Even avid readers sometimes need a change.
It might be simple, such as switching from fiction to nonfiction or trying a book of poetry.
Here are some ways to switch up summer reading.
» Organize a children’s book-swapping party. Invite children from your neighborhood, church, family or another group to trade books.
Sort the books by reading level and offer a one-for-one exchange.
Encourage participants to come dressed as their favorite book character. Have the other guests figure out what character a costume represents.
Ÿ Have a summer reading party. Guests could be your child’s friends or you could invite families. Spend some time reading aloud, then talk about the books. Do an activity related to the book or books.
Deb Carlson, a third-grade teacher at Hoover Elementary School in Council Bluffs, offered one example: Make cookies after reading “Mmm, Cookies” by Robert Munsch.
Or read an Eric Carle book (“The Very Hungry Caterpillar,” “Brown Bear, Brown Bear, What Do You See?” “The Very Quiet Cricket” are among them) and do an art project related to the book.
Another variation of a reading party is to pair reading with a movie. Have an adult read a book aloud and then everyone watches a movie based on the book.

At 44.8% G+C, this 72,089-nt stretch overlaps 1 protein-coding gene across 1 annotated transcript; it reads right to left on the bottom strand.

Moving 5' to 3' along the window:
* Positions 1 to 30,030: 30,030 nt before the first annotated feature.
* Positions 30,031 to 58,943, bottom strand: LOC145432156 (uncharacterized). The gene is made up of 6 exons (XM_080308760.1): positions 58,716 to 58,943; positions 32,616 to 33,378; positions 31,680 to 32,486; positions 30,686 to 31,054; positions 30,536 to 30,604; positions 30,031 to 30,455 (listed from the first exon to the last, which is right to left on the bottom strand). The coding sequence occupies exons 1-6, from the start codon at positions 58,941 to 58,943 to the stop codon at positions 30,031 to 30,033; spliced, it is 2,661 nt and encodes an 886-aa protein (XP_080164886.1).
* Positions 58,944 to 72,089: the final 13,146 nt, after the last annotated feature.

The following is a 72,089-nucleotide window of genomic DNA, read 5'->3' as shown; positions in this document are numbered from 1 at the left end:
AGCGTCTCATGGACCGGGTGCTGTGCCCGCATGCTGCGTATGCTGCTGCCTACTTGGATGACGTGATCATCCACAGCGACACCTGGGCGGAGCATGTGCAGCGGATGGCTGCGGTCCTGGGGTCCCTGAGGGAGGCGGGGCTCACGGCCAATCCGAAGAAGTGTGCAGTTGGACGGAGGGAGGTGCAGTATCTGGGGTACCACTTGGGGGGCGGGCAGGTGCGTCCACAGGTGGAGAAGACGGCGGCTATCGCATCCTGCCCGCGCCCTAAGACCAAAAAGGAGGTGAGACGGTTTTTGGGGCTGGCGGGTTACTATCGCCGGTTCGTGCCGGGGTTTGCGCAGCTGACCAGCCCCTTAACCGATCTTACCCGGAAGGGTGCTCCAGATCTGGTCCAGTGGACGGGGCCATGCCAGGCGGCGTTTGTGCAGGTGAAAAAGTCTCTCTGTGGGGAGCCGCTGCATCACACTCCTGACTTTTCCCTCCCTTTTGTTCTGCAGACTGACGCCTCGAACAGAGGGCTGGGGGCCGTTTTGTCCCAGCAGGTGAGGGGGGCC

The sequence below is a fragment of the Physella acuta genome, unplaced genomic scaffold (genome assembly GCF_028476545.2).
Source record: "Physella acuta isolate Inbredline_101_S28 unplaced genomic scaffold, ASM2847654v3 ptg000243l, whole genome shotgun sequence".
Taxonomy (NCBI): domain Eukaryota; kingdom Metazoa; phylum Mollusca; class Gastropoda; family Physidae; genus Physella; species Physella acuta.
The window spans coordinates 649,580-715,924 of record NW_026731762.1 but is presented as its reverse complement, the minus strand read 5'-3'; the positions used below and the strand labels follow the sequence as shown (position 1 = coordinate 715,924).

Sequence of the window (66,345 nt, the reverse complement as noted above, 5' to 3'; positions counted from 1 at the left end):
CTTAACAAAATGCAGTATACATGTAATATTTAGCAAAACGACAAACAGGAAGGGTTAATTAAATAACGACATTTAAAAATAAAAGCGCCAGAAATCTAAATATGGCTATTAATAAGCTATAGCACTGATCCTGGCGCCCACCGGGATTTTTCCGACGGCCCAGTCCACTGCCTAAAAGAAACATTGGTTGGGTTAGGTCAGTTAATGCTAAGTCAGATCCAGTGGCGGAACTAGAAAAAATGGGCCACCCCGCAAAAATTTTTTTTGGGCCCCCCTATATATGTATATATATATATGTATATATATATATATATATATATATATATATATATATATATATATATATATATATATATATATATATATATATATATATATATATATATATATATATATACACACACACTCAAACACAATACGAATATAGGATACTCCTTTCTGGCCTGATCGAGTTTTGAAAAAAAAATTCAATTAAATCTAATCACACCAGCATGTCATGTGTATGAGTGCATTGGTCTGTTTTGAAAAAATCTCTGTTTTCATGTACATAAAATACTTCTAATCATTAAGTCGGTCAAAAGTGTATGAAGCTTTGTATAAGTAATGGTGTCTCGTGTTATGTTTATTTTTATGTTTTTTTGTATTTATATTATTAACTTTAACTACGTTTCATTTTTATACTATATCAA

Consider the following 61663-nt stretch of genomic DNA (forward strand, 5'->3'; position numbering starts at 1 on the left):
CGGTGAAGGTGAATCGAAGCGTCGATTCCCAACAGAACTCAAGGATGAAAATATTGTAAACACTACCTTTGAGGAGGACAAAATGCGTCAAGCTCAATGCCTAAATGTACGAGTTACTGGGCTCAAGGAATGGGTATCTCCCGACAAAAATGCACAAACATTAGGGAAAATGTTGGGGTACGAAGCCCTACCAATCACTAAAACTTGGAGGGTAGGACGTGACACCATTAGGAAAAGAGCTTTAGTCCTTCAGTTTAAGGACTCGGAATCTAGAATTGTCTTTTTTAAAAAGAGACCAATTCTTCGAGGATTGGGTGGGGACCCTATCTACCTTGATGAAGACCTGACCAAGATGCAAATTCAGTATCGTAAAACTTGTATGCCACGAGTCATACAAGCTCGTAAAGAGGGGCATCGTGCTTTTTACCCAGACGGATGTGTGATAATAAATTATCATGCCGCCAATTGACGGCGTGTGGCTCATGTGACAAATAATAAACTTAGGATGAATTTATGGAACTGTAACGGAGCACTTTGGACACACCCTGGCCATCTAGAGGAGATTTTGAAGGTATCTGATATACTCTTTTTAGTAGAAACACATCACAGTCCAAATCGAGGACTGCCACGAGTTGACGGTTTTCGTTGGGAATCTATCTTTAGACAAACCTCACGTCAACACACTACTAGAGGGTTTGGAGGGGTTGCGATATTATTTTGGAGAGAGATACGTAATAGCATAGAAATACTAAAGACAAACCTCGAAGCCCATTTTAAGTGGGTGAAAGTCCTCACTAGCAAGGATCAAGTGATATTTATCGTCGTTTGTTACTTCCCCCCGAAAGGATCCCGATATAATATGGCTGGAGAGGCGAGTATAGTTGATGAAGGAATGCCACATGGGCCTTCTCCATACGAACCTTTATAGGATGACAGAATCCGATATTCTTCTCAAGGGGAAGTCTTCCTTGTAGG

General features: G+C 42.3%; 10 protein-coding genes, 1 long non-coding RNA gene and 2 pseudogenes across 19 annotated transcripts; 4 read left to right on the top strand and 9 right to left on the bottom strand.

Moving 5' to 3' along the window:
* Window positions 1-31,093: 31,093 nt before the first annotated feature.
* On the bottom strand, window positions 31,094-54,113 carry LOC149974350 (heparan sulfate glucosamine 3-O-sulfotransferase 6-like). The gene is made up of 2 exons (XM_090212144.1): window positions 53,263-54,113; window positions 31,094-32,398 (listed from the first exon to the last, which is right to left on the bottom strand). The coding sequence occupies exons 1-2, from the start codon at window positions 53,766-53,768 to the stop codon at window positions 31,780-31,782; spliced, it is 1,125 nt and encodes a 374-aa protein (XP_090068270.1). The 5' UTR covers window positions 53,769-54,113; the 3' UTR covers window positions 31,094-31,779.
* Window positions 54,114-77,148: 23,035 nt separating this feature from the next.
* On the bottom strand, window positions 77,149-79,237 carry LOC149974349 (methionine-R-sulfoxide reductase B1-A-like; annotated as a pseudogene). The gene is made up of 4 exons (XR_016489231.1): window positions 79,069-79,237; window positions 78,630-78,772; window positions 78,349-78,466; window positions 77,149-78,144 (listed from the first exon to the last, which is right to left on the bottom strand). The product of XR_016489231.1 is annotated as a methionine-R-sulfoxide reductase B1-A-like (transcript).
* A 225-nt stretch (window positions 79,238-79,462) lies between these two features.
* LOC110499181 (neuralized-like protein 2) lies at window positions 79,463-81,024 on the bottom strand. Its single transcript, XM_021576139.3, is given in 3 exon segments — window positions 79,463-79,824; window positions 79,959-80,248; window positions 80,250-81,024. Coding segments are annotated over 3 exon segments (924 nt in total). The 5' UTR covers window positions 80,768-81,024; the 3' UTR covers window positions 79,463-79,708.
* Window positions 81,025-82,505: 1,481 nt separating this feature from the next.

One example: Read aloud “Mr. Popper’s Penguins” by Richard and Florence Atwater, then see the Jim Carrey movie of the same name, which is based on the book.
Ÿ Act out a story. Nancy Mosier of Lincoln, a kindergarten teacher at Lakeview Elementary School in Lincoln, offered this suggestion:
“Mo Willems has a great series simply called ‘Elephant and Piggie.’ These are books that are meant to be acted out. It is a lot of fun to read the books and then the child and one other person can act them out.
“His website is mowillems.com and it has a lot of great ways to interact with his books.”
Ÿ Augment other activities with books or vice versa. After a visit to a pet store or the Nebraska Humane Society, read “Ghost Dog Secrets” by Peg Kehret. Or read the book first, then do the field trip.
Next weekend will bring Railroad Days to the Durham Museum, Lauritzen Gardens, Union Pacific Railroad Museum, Historic General Dodge House, RailsWest Railroad Museum and Joslyn Art Museum. A $15 family pass will admit two adults and children to all of the museums. There will be train-related activities at each.
Before going, read some books about railroads.
Choices include “The Great Railroad Race: The Diary of Libby West, Utah Territory 1868” by Kristiana Gregory from the “Dear America” series; “Trains” by Byron Barton; “Iron Horses” by Verla Kay; “All Aboard ABC” by Doug Magee and Robert Newman; “John Henry” by Julius Lester and Jerry Pinkney.
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